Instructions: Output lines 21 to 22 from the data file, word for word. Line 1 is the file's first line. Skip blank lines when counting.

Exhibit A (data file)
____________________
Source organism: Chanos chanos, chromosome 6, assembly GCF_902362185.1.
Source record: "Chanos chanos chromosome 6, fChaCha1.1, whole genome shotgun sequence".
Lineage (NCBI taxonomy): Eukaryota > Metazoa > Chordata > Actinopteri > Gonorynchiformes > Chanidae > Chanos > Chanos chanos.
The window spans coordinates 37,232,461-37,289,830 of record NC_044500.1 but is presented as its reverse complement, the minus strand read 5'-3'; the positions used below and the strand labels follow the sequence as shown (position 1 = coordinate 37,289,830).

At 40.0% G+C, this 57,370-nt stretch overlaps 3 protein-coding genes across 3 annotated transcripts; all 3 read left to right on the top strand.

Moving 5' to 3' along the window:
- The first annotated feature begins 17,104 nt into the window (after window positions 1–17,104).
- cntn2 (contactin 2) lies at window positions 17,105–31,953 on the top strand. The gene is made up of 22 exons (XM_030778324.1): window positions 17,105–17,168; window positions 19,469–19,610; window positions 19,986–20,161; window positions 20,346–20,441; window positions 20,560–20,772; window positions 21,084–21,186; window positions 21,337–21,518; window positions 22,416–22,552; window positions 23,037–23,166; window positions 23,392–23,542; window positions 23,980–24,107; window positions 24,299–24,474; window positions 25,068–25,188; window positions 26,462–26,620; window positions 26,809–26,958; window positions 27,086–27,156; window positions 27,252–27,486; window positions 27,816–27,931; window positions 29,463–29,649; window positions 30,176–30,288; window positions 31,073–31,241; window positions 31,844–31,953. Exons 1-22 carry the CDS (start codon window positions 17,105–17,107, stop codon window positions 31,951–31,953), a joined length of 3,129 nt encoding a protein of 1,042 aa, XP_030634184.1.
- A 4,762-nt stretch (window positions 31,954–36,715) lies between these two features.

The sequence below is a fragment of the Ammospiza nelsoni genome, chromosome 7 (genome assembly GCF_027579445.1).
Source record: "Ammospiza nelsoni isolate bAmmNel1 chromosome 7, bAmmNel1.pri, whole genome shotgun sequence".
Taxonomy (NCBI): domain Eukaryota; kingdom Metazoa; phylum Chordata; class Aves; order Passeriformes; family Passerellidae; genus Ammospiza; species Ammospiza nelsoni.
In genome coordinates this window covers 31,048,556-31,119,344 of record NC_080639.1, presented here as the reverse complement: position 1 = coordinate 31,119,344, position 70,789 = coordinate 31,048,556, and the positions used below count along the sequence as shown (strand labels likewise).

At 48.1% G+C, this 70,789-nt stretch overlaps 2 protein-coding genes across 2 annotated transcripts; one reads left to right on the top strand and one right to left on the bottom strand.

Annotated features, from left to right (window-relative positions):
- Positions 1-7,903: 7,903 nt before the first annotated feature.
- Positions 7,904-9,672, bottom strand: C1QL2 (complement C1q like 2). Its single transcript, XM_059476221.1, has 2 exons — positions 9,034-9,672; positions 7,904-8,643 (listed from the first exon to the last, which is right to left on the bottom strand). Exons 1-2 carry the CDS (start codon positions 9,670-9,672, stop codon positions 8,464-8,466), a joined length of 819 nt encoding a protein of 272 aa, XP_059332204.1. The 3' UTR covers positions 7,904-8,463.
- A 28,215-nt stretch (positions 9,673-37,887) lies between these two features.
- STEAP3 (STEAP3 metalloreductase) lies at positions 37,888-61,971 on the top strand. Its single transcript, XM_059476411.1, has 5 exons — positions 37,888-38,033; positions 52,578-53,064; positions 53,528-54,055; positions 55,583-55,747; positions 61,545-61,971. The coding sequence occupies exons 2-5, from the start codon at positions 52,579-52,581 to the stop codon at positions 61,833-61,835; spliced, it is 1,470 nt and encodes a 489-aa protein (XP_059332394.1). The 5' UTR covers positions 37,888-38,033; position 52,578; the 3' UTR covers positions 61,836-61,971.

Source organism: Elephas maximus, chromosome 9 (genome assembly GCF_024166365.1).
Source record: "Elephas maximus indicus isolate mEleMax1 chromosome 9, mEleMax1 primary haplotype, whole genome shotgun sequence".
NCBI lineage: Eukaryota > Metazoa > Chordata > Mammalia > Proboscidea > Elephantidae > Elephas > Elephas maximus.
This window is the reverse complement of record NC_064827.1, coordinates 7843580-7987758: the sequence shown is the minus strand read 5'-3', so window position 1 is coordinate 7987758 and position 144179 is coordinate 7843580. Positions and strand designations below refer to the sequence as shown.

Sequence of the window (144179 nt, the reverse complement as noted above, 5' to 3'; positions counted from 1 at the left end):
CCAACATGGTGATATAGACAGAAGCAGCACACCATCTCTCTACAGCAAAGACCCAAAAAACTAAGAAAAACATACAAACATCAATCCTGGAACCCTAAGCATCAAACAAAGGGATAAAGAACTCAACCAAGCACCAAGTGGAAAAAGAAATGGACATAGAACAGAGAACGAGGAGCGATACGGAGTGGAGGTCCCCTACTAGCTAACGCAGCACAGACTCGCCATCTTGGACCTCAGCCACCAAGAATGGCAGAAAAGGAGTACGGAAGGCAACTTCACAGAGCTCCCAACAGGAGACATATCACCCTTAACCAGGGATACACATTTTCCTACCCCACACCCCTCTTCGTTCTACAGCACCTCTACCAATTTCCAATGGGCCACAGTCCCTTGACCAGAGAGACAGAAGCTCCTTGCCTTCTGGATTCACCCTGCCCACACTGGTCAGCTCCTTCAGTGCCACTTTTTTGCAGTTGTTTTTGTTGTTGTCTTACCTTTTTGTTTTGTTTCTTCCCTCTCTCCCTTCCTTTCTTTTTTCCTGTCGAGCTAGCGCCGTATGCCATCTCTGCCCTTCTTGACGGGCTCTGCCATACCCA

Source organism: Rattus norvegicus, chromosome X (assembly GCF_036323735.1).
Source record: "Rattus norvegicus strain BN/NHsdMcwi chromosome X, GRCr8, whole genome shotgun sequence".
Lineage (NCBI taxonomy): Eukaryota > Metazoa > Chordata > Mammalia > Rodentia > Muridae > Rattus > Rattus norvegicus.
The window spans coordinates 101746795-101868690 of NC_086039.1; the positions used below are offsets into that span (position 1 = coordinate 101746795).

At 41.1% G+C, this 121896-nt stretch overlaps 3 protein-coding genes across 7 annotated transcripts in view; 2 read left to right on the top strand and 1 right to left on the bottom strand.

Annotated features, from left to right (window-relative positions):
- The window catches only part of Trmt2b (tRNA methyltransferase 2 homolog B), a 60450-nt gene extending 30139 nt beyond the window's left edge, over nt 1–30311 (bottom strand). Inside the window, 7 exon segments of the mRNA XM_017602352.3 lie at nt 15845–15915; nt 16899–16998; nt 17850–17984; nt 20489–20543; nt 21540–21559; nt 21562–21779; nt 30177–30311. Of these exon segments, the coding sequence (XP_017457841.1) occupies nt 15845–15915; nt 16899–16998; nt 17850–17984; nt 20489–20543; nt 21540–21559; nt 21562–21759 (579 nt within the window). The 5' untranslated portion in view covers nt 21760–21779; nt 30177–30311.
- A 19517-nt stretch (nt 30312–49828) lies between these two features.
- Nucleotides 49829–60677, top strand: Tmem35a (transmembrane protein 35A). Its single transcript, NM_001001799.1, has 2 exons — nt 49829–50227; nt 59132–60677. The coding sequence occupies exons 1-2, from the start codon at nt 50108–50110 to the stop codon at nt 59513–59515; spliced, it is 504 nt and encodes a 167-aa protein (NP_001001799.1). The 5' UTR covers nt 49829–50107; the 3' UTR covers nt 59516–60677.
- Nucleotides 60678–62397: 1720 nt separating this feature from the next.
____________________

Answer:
Source record: "Elephas maximus indicus isolate mEleMax1 chromosome 9, mEleMax1 primary haplotype, whole genome shotgun sequence".
NCBI lineage: Eukaryota > Metazoa > Chordata > Mammalia > Proboscidea > Elephantidae > Elephas > Elephas maximus.